Abstract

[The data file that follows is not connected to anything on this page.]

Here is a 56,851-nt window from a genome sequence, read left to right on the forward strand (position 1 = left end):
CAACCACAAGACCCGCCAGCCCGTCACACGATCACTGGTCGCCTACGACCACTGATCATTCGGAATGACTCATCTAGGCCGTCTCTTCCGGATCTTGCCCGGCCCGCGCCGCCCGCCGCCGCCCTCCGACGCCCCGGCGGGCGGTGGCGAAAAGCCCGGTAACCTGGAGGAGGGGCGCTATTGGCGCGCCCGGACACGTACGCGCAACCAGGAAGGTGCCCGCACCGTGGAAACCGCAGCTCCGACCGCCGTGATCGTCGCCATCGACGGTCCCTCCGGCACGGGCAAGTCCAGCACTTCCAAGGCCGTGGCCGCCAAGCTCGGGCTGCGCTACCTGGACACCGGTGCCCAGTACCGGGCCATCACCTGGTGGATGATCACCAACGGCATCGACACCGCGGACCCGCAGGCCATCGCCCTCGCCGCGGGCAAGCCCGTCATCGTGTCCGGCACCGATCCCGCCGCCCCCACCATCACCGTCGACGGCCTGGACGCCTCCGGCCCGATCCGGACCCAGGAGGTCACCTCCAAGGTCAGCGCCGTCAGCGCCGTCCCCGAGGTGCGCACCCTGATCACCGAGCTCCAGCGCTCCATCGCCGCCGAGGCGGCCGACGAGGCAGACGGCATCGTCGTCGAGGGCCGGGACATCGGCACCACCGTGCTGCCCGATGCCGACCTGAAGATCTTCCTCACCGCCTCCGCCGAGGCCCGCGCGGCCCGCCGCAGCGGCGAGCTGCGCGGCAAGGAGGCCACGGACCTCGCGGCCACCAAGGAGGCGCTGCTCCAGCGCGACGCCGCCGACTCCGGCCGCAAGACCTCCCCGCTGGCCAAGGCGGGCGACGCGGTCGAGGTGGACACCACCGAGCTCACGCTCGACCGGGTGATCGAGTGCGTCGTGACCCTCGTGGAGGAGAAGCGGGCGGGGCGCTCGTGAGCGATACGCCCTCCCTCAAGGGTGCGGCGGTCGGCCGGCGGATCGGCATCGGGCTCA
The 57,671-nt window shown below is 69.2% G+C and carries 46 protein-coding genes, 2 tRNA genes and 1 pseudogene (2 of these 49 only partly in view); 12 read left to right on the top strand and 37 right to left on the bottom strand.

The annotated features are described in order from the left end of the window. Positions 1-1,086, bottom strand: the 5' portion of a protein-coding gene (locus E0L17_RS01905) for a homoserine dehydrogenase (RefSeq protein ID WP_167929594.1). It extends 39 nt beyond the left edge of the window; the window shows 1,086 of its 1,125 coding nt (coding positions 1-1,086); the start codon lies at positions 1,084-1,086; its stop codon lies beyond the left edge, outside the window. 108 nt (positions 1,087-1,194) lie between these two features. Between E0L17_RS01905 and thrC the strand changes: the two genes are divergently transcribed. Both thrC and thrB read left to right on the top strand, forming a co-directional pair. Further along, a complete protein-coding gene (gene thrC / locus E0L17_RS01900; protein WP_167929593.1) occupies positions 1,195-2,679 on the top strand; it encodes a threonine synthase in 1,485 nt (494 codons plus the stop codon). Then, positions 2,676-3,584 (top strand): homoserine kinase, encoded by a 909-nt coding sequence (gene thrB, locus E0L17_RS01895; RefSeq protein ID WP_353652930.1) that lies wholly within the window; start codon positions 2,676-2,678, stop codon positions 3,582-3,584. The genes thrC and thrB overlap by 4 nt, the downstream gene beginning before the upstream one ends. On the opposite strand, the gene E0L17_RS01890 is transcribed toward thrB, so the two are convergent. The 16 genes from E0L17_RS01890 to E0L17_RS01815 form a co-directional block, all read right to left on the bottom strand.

Geoecodynamics integrates relevant concepts and knowledge from the earth and life sciences into a cross-disciplinary synthesis. Within the encompassing framework of earth system science, the concepts and methods of (palaeo-)geoecodynamics are obtained from biogeography, geomorphology, genomics, structural geology, tectonics, geochronology, sedimentology, palaeoecology and evolutionary biology. The analytical strengths of this cross-disciplinary science are enabled by phylogeography and ecology. Positioning the earth and life sciences in a novel association to study life as an earth surface process, geoecodynamics deciphers details of biodiversity dynamics to resolve tenures of landforms. Explorations of the genomic record of earth history forms the epistemic core of geoecodynamics, and quantifying species’ tenures in dynamic landscapes hold the keys to unravelling hitherto unobtainable details of landscape evolution. The metaphor of a palimpsest emphasizes that landscapes preserve complex archives of landform dynamics, and that these previously untapped repositories of evolutionary history can now be deciphered. Here, interrogations of the genomic record are structured in a palaeoecological framework to quantify interlinked tenures of species; their archives of DNA variation constitute this evidence for landform dynamics preserved in the palimpsest. The concept of the phylogeographic record defines how a unique envelope of genomic variation can reveal when formative (e.g. tectonic) events shaped the interrelated tenures of a landform and its associated species. It is especially the phylogeographic records of ecological specialists (stenotopic species) that preserve coevolutionary signatures, which, constrained by molecular clocks, reveal where and when formative events modified the palimpsest. We show, by way of an example from the central Kalahari Plateau, that geoecodynamics can quantify, with tight fidelity and a precision as low as 0.1 kyr, how the tempo and mode of landscape dynamics has interacted with earth’s systems, through linking phylogeographic records of mammals and fishes to decipher subtle tectonic events in the Kalahari epeirogeny. Pursuing these insights to their obvious conclusion, geoecodynamics allows deep probing into the solid earth to connect the tempo and mode of landscape evolution with mantle convection.

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